The re-establishment of Industrial Hemp, (currently identified by having a <0.2% THC threshold), as a valid agricultural crop by the EU Commission allows the subsidy instruments that assist farming through the CAP, (Common Agricultural Policy), and CMO, (Common Market Organisation), to be available to all European farmers. This should effectively remove any confusion among Member States as to the position of industrial hemp as an agricultural crop and remove barriers to its cultivation and development.

Hemp food is front and central

Despite the numerous applications of hemp plant products, by far the most important one is the plant’s capacity to provide us with an immensely nutritious food source. Challenges to food sovereignty and security are increasingly becoming matters for everyone’s concern. This is due not only to the obvious problems raised by the war in Ukraine, the bread basket of Europe, but also the ongoing environmental crisis that many people are yet to realise is deepening in its urgency, especially in relation to food supply. Around 1.27 million acres of land have burned across the EU countries this year with food crop yields seriously compromised by high temperatures. 

Several European countries including Poland, Romania, and Germany have made considerable strides in the development of their hemp foods sector. A significant trend towards plant-based foods in general, especially those with highly nutritious protein profiles of which hemp is king, is underway. However many governments are only beginning to realise the massive role hemp foods can play in that context. Despite Ireland being well ahead of the curve, having had a thriving hemp food base for over a decade, the lack of state financial and regulatory support is stifling the sector here. It would be great to see this imbalance being rectified as we could be using the knowledge and expertise of our pioneering hemp farmers to advise and educate the army of Irish and European farmers looking to transition to sustainable agricultural food production. Throughout the EU, hemp farmers and processors are encouraged by increasingly supportive policies to grow their farms and market their products with the same encouragement and support as all other EU agricultural crops.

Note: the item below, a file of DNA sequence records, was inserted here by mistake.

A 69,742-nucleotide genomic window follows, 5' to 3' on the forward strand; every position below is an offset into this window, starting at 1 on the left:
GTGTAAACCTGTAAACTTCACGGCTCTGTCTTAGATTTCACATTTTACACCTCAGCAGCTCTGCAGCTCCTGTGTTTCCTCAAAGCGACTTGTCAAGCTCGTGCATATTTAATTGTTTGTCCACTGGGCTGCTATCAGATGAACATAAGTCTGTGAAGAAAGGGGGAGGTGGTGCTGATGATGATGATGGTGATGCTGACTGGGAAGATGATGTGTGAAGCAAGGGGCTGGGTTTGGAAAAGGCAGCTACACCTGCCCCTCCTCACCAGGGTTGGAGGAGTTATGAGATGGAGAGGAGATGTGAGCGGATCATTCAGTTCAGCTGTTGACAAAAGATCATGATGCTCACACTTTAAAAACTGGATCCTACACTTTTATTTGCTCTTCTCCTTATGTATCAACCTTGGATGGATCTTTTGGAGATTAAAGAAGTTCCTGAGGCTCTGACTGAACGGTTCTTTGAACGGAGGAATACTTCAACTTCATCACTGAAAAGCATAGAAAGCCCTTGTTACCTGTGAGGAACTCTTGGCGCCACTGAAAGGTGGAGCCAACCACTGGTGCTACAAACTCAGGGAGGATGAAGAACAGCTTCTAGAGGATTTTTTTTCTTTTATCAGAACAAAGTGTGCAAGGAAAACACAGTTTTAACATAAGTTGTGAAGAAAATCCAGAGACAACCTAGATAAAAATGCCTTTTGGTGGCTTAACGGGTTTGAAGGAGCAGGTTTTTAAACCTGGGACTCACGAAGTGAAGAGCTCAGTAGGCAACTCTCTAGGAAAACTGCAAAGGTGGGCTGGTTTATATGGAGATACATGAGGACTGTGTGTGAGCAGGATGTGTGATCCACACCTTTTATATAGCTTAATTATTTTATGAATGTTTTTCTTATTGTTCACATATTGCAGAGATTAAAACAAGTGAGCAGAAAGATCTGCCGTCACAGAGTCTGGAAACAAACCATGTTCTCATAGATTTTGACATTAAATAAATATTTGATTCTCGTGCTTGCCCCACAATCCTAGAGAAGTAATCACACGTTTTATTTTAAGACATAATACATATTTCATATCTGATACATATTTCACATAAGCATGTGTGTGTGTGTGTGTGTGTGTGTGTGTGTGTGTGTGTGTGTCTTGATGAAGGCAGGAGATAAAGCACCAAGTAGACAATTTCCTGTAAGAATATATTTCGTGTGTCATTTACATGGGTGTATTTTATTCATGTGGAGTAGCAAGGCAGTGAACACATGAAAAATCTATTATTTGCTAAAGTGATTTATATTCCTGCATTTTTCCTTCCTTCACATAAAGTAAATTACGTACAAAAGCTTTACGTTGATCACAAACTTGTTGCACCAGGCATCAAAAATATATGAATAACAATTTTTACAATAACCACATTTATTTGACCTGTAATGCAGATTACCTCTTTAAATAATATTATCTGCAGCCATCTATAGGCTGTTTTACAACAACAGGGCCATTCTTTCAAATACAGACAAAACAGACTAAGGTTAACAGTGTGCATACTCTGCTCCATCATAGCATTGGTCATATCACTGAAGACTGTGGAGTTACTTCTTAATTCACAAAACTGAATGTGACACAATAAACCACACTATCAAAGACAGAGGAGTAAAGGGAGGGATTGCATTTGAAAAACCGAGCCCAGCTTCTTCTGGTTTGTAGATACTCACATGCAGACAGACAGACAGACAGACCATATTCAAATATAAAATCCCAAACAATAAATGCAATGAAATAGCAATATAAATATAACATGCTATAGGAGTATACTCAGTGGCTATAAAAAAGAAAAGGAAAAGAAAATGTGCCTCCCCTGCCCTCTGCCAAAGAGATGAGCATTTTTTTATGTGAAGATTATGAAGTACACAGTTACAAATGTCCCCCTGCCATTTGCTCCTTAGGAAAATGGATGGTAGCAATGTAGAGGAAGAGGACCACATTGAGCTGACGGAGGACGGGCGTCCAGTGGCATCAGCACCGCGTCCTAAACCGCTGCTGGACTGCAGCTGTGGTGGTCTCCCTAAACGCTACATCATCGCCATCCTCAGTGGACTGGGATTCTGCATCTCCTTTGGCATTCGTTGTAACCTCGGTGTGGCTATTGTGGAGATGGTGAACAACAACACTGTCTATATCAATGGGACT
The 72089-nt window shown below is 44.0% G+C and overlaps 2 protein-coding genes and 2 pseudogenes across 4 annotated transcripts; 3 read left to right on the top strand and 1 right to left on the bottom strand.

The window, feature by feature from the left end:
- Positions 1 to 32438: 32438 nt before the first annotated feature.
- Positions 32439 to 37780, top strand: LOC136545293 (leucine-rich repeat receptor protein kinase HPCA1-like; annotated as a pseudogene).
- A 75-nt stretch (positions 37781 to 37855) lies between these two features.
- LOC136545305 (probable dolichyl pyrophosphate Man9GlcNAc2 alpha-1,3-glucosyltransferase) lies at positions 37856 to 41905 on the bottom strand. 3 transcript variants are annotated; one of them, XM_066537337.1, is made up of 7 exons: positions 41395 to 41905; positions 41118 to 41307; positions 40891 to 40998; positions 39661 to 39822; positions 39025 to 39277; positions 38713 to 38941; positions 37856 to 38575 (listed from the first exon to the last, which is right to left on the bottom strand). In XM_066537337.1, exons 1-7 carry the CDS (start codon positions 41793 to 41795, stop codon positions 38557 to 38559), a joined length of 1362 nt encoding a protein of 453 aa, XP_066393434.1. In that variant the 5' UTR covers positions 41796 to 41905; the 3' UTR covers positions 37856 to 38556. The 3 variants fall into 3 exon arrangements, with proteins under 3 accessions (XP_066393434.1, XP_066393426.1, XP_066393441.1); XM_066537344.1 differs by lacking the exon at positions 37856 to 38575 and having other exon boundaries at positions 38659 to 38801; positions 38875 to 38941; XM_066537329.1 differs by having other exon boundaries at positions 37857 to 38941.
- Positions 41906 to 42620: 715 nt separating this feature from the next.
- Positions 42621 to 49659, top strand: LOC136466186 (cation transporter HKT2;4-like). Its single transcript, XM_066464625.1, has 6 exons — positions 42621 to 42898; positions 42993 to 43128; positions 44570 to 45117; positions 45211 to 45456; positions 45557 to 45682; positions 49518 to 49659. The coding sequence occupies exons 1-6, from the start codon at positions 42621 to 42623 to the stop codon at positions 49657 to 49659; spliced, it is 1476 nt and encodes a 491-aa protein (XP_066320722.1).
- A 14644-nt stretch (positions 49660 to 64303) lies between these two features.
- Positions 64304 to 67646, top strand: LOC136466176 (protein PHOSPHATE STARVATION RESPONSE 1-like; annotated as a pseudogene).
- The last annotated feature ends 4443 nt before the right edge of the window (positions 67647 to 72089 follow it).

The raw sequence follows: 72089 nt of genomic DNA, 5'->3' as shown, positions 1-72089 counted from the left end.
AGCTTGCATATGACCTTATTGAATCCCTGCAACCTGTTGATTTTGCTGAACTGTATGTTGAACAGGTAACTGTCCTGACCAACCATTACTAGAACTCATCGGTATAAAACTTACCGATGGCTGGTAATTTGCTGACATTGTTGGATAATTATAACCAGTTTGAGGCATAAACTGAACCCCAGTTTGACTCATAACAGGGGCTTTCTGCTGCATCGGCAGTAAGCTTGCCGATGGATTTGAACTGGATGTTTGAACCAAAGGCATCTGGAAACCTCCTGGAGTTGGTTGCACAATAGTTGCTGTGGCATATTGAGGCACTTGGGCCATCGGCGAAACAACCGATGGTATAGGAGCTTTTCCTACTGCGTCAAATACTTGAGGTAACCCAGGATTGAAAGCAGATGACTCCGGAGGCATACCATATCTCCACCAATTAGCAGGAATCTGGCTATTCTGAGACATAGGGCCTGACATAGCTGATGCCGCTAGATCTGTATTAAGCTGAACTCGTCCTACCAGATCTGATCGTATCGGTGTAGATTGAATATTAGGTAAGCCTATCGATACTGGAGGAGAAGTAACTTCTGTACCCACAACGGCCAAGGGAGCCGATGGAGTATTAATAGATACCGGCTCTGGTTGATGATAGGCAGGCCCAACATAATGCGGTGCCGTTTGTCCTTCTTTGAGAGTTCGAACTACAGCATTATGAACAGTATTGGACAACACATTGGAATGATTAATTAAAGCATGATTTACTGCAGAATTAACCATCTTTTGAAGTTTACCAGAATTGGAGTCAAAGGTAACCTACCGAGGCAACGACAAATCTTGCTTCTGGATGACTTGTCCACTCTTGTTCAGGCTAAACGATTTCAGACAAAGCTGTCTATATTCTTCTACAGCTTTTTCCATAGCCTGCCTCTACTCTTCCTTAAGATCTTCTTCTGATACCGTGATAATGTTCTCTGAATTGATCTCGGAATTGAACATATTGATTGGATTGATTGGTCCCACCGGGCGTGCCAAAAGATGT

Developing machinery for hemp

Many countries are also now continuing to develop further the farming equipment and the processing machinery required for the hemp industry, fuelled by the increase in financial support available. Rather than reinventing the wheel, farming and machinery development, having always worked in tandem, are also looking to adapt and evolve existing farm machinery to the new demands of industrial hemp cultivation, harvesting, and materials production. France and Roumania have always maintained their hemp textile industries and now the agricultural universities in Belgium are extensively researching the potential of Hemp for textiles based on adapting knowledge and expertise from their existing Flax industry. It makes sense for those countries with a history of textile production and processing to continue to develop this sector.

Developing genetics of hemp

Hemp, which is a member of the Cannabacae plant family, boasts an incredibly large and complex amount of strains all of which will have slightly different properties and applications. Thus working with the genetics of this versatile agricultural crop for scientific research and development purposes is an area of exponential growth for Departments of Agriculture and Universities around the globe. There definitely appears to be no shortage of investment in this aspect of the industry and we can expect to see the further development of new strains in Europe. Again it should be important to ensure that the expertise and knowledge from hemp pioneers and generations of hemp farmers and processors in countries like Ireland, where hemp has been grown for the past fifty years, is not lost. It is very important to strike a balance between the innovative and traditional knowledge and experience especially as the sustainability of the crop must be preserved to realise the environmental benefits.

The Hemp Company are looking forward to the continued rise of hemp as the world’s most useful plant.